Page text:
World Immunization Week

Protected Together

Did you know that over 19 million children worldwide are unvaccinated or under-vaccinated? Immunization is still a worldwide concern which must be acted upon to improve the quality of life of every human being and in turn bring about global development.

About the World Immunization Week

The World Immunization Week was first started in 2012 during a World Health Assembly meeting with over 180 countries worldwide participating in the initiative that year. This day is set aside to raise awareness about the importance of getting timely vaccination against vaccine-preventable infectious diseases around the world. It runs through the last week of April.

This year, the purpose of the World Immunization Week Theme; Protected Together, is to push for greater action on immunization around the world, with particular focus on highlighting everyone’s role in this effort from the public, health workers and donors.

Before going into the details of what everyone’s role in immunization accessibility, let us first understand what immunization is and its importance. It may sound like a simple concept; however, most people think of immunization as being the same as vaccination. Is there a difference between these two terms?

Understanding Immunization and Vaccination.

Immunization refers to the process of making a person immune or resistant to an infectious disease by administering a vaccine. Vaccination on the other hand is getting a weakened germ (that can cause a particular disease) and administering it into the body to stimulate the body’s immune system. This enables the body to recognize a disease and protect itself from future infection by producing antibodies that fight the germ. The simple difference between immunization and vaccination is that immunization is what happens to the body once a vaccine has been administered-becoming immune to a particular disease.

Key messages for this year’s World Immunization Week

Everyone has a role to play to see to it that immunization is made more accessible worldwide and especially in places where people lack access to vaccines. Below are the different groups and their role in making this effort a success:

To the public (24th April)

The general public should ensure that their families and communities are vaccinated to enable for us to be protected together. This can be made possible as:

  • Vaccines save and improve lives. Did you know that 2-3 million lives are saved annually due to vaccinations?
  • Vaccines not only protect people from deadly diseases but also help in other aspects of life such as reducing poverty. Increasing vaccine coverage especially in low and middle-income countries by 2030, could prevent 24 million people from falling into poverty due to health expenses.

To Health Workers (26th April)

Health workers, especially in low income countries, should be on the frontline to fight deadly diseases so as to ensure we remain protected together. This will be possible when:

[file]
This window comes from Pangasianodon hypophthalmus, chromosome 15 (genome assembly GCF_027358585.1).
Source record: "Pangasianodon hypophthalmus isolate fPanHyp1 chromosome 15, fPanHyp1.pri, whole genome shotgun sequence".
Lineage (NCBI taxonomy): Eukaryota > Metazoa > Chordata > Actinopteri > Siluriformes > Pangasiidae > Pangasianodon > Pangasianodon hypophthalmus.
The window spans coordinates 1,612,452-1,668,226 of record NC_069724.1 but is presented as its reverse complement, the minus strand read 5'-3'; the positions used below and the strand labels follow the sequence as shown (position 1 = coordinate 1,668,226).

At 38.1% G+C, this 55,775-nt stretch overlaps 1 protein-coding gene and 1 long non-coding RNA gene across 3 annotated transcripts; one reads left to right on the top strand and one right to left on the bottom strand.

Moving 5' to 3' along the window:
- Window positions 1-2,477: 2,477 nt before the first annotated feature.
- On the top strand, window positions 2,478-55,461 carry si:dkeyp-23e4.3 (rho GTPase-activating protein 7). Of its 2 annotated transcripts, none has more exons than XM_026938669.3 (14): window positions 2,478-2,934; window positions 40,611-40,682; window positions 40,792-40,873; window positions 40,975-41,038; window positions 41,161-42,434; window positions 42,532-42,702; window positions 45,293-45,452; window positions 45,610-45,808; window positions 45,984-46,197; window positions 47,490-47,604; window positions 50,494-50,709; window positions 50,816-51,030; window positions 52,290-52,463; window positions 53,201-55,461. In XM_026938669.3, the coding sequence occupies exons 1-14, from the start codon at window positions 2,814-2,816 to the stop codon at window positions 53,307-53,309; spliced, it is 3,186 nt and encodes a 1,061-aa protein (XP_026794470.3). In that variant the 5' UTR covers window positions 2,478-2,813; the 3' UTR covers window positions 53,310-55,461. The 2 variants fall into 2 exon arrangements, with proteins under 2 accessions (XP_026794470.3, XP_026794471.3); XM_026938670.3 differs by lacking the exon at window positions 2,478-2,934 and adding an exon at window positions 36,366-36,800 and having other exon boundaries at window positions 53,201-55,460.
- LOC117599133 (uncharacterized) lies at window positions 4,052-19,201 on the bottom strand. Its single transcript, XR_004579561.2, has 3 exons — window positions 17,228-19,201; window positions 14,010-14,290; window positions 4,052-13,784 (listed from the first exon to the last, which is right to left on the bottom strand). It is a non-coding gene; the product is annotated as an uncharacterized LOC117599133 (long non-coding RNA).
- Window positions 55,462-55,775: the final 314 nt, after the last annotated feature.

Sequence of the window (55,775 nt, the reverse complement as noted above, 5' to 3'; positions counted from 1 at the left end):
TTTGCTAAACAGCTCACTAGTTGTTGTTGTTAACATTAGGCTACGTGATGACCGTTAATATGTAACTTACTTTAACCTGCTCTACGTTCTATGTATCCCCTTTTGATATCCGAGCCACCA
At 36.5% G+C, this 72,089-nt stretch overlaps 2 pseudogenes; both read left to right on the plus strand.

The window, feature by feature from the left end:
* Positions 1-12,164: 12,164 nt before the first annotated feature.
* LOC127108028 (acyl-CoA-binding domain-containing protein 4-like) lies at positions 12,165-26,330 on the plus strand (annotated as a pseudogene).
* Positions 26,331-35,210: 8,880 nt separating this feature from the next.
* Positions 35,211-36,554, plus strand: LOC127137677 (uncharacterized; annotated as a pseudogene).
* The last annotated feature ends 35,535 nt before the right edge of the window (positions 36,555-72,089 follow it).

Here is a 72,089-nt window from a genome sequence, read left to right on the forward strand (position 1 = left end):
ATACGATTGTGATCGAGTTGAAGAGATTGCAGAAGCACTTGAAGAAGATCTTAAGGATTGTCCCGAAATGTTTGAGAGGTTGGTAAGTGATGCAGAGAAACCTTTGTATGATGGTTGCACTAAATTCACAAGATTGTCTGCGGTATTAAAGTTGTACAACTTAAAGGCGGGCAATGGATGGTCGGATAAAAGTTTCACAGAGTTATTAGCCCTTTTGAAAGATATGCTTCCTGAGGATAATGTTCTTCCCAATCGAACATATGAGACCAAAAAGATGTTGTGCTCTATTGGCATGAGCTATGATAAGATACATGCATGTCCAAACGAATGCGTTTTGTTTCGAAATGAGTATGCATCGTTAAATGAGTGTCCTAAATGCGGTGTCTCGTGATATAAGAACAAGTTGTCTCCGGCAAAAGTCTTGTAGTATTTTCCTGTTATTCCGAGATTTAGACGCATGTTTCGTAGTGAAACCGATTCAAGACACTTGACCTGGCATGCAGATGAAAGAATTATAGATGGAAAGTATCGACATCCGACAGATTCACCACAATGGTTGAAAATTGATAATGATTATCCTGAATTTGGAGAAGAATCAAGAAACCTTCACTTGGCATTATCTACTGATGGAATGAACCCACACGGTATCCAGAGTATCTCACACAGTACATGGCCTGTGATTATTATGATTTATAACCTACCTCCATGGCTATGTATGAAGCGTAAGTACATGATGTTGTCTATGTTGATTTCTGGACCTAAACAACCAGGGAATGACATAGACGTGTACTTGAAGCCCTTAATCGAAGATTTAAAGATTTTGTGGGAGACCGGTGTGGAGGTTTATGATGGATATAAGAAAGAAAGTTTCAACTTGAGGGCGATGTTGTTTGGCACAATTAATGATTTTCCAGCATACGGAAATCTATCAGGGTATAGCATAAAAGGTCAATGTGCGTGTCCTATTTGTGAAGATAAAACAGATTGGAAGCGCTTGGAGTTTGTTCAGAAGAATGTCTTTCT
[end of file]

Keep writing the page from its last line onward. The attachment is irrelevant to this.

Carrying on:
• They work tirelessly to reach and protect all children against polio which in turn paves way for the most vulnerable children to get access to other health programs. In 2016, for instance, over 62 million children in low income countries were vaccinated and over 185 children got connected to primary health care systems.
  • Health workers’ efforts to increase immunization builds the foundation for strong primary health care and is a route towards achieving Universal Health Coverage.

For Donors or Leaders (27th April)

The continued investment of donors towards immunization will ensure that we are all protected together. This is important because:

  • Vaccines are one of the most effective health tools that can be invested. Statistics show that out of every $1 spent on immunization, $44 are got back as returns in economic and social benefits.
  • Vaccines are crucial towards achieving the global development goals not only in health, but in the growth of other sectors such as economic and social sectors.

Vaccines allow people around the world to live full and healthy lives. Expanding immunization is therefore vital to achieving the sustainable development goals popularly known as the SDGs. Achieving the SDGs, requires building a strong primary health care system which will in turn lead to us realizing the universal health coverage. By so doing, children will have access to health care from infancy all through to adulthood.

Immunization matters now more than ever because it plays a fundamental role in achieving other health priorities which include controlling some viral infections such as hepatitis B, curbing antimicrobial resistance, as well as providing a platform for adolescents’ health and improving antenatal and new-born care.

International Medical Treatment Ltd (IMT), believes in information being the greatest tool to enable people to be in control of their own health. Therefore, on this World Immunization Day, share with your friends and family this important information about immunization. It is our hope that everyone who reads this piece will know their role.

Play your part in making this effort; to create awareness on the need for timely and accessible immunization to make it a global success.

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Prevention is a whole lot cheaper than treatment and by far most effective.

How IMT can help

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We are here to help. By using IMT you will be assured of the following:

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